That's still the case everywhere in the UK bar Northern Ireland. The wording is important because it explains the separation between what is considered a “contraceptive” versus an “abortive” intervention, and why this matters. To translate some fairly dry terms, disrupting an “established pregnancy” (ie: implanting a fertilised egg) is considered “abortive” under UK law, but preventing fertilisation first is “contraceptive”. Even though the morning-after pill works to precent conception (so is classified as a contraceptive), the fact that it is taken post-coitally confuses many people, who assume that this means it’s abortive. It isn't.
As Ann Furedi, chief executive officer of the British Pregnancy Advisory Service (BPAS), argues in her 2011 essay Britain: Contradictory Messages about Sexual Responsibility, this led to “uncertainties about whether its use is a ‘good’ or ‘bad’ thing” morally speaking." It also led to a case in the High Court in 2002 brought by the Society for the Protection of Unborn Children (SPUC)" – a pro-life, anti-abortion group – "who argued that the morning-after pill is not a contraceptive but an abortifacient, which causes miscarriage."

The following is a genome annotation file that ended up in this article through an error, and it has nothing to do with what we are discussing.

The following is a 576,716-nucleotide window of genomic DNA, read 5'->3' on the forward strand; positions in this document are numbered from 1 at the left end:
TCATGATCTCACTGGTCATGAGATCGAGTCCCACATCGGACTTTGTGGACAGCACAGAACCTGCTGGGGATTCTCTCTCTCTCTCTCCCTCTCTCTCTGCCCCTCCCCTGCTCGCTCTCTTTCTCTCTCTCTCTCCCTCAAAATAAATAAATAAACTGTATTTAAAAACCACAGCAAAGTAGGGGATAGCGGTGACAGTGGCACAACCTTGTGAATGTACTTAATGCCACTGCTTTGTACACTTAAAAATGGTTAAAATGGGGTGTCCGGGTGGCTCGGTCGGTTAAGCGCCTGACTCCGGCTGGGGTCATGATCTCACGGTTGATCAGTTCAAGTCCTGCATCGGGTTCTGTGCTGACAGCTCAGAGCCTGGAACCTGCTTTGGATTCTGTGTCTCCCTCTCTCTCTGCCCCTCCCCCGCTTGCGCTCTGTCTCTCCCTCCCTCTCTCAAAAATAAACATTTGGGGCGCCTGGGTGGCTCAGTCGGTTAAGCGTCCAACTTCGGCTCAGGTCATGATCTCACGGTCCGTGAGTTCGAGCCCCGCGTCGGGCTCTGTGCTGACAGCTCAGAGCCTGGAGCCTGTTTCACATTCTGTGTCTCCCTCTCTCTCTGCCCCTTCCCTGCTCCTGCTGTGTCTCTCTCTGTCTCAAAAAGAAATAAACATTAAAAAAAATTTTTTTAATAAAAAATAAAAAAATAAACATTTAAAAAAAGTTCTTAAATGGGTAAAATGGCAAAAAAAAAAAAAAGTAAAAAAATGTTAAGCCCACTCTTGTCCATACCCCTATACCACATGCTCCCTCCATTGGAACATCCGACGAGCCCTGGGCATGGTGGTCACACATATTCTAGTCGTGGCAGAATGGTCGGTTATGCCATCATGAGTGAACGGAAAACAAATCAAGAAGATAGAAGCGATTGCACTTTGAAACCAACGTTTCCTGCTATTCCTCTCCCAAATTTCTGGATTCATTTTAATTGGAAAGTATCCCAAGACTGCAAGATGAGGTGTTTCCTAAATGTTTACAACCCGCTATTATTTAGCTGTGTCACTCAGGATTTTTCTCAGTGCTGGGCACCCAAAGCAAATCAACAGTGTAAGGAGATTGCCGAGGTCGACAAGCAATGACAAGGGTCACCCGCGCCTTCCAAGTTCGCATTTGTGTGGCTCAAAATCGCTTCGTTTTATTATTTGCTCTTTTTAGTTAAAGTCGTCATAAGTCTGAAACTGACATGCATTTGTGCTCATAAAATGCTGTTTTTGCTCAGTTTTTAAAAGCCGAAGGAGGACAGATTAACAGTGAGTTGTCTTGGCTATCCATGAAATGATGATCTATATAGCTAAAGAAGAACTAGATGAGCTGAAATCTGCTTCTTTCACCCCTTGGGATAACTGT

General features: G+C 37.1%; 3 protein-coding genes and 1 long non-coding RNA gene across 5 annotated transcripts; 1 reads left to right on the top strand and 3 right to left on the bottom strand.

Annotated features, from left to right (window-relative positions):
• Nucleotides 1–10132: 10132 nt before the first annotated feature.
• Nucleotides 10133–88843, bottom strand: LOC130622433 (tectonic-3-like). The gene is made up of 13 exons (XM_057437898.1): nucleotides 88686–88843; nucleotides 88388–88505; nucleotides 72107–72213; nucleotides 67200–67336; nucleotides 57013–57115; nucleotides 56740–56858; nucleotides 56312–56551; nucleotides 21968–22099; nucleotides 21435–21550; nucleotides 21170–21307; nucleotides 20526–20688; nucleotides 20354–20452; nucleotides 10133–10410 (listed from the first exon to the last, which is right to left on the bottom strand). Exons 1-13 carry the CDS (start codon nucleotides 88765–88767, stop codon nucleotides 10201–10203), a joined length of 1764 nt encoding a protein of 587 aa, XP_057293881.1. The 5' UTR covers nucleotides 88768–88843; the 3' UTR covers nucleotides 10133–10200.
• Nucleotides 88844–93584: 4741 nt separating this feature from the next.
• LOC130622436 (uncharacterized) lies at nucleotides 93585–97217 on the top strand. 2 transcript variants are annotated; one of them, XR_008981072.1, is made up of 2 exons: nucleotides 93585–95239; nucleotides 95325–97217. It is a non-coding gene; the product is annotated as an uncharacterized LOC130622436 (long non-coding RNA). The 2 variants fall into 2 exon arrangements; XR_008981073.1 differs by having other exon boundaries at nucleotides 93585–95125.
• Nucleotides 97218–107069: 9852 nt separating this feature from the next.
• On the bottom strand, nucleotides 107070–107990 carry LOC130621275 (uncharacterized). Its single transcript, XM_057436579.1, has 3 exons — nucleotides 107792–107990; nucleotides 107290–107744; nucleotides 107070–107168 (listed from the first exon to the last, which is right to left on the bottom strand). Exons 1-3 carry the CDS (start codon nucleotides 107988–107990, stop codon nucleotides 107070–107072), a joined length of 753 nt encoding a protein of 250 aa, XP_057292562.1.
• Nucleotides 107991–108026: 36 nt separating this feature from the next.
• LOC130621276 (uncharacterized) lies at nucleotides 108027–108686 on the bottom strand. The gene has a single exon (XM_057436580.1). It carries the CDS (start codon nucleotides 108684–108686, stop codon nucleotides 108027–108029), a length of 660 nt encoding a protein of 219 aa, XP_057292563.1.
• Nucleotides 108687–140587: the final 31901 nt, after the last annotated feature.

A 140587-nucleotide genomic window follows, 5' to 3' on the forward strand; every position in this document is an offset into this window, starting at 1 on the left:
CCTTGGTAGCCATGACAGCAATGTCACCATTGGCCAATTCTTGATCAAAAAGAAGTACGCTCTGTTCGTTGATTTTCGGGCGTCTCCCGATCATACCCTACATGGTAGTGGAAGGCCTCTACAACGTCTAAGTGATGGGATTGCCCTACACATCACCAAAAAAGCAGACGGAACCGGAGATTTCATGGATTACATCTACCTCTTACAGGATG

She continued: “Accordingly, SPUC argued, its use should comply with the abortion law,” But, in fact, the High Court ruled against SPUC, ruling instead that "prescription, supply, administration, or use of the 'morning-after pill' could not involve the commission of such an offence since it works prior to implantation and as such prevents pregnancy”. Basically: chill, the morning-after pill prevents pregnancy but doesn't actively abort fertilised eggs.
Oral contraception was made legal in the UK for married women in 1961 and for unmarried women in 1967 via a GP. “When oral contraception was first introduced in the United States and in Britain, there was a big fear that it would promote promiscuity,” Dr Anne tells me. Unwanted pregnancy, she says, had long been used as “a deterrent for sexual immorality and vice”, and many self-appointed gatekeepers of morality couldn't handle the prospect of this being turned on its head.